Denzel Washington directs this adaptation of August Wilson’s stage play and also stars as Troy Maxon, a Pittsburgh refuse collector who lives with his wife Rose (Viola Davis) and son Cory (Jovan Adepo). Troy’s refusal to let Cory play college football, due to Troy’s bitterness about himself not being allowed to play major league baseball on account of his race (though it may just have been because he was too old), coupled with a certain infidelity, causes a major rift in the family that threatens to tear them all apart.
While Fences has a strong ensemble cast, it can be no surprise that Denzel Washington and Viola Davis take centre stage and effortlessly dominate proceedings.
First of all, Washington delivers a powerhouse performance as he completely embodies the role of Troy; the first time we see him, he displays that classic Washington charisma, getting us to hang onto his every word as he spins a yarn about wrestling with death, him and Davis playing off each other excellently. Later on, his character shows his dark side and, while Washington allows a certain amount of sympathy for him, he slowly becomes more of an oppressive figure as his pride and bitterness causes a rift between him and his son, Troy slowly turning into his own abusive, alcoholic father. Troy is an interesting, conflicted character as he has trouble adjusting to changing times and is neither hero nor villain, just a flawed, fallable human being.
And then there’s Viola Davis who, as you just might have heard, is wonderful as well; like Washington, she truly becomes Rose and is pitch perfect. While a certain amount of early scenes see her playing second fiddle to Washington, reacting to his behaviour excellently, she soon proves to be his equal and delivers a moving performance of a woman who has sacrificed her life piece by piece, living in Troy’s shadow. Hers is a performance full of heart and soul and Davis doesn’t put a foot wrong, leading me to wonder why she wasn’t nominated for leading actress as opposed to supporting.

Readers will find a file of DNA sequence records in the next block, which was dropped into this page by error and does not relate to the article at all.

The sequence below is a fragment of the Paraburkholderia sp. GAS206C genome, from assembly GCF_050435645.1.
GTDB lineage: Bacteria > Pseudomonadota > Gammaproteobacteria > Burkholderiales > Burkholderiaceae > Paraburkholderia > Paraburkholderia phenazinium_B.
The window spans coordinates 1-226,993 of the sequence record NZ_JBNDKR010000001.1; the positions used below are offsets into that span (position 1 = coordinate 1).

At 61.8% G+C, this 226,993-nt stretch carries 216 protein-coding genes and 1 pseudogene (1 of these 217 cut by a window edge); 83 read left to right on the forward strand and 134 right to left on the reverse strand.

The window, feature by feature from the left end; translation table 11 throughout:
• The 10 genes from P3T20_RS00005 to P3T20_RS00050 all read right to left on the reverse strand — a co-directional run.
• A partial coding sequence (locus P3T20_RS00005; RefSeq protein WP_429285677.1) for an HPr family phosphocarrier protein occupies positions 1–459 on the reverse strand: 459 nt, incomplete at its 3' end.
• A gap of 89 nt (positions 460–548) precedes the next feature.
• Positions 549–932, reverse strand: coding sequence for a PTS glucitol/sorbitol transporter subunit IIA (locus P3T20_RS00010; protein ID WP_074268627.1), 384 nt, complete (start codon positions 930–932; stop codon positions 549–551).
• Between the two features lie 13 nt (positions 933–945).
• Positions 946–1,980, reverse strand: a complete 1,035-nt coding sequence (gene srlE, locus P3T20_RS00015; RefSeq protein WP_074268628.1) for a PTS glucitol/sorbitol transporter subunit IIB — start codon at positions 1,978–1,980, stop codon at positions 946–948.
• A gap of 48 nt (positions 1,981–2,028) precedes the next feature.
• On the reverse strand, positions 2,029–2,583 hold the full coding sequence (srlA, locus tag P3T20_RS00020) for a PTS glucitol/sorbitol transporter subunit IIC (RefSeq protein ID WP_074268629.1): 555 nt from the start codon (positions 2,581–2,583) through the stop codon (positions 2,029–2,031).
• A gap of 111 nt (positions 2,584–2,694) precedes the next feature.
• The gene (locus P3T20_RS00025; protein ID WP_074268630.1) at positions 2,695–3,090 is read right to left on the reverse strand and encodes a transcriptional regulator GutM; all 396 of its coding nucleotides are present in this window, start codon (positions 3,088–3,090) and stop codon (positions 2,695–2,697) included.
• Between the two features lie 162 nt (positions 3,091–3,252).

The film is visually appealing as it has a rather nice colour pallette and the Pittsburgh cityscape is shot beautifully, as is the final shot of sun beaming through the clouds, which is truly breathtaking. Fences is well designed and we are able to clearly see that it is set in a rundown area, with noticeable overgrown plants and bric a brac regularly seen in alleyways. There is an intimate feel about Fences and there is a certain level of comfort in casually witnessing the everyday goings on of this family.
Music is used sparingly and only in specific scenes where it is necessary and Marcelo Zarvos’ score is a fitting accompaniment to the onscreen drama.
And I suppose we have to address the issue of whether it actually works as a film or whether it is simply too much of a stage play. I will admit that the theatrical quality of Fences is impossible to ignore; within the opening minutes, the principal “set” is introduced and the characters move around as if they were on stage, complete with page-long monologues and props. Ultimately, I think that Fences has its true home on the stage and that it isn’t quite cinema worthy, though it is still an admirable piece of work and the cast and crew’s passion for the works of August Wilson, bringing it to the attention of the general public, is laudable.
There are no overwhelming flaws in the film but I will say that due to the generous runtime and lengthy monologues, I drifted off a few times, realising that there are a couple of moments where the film outstays its welcome.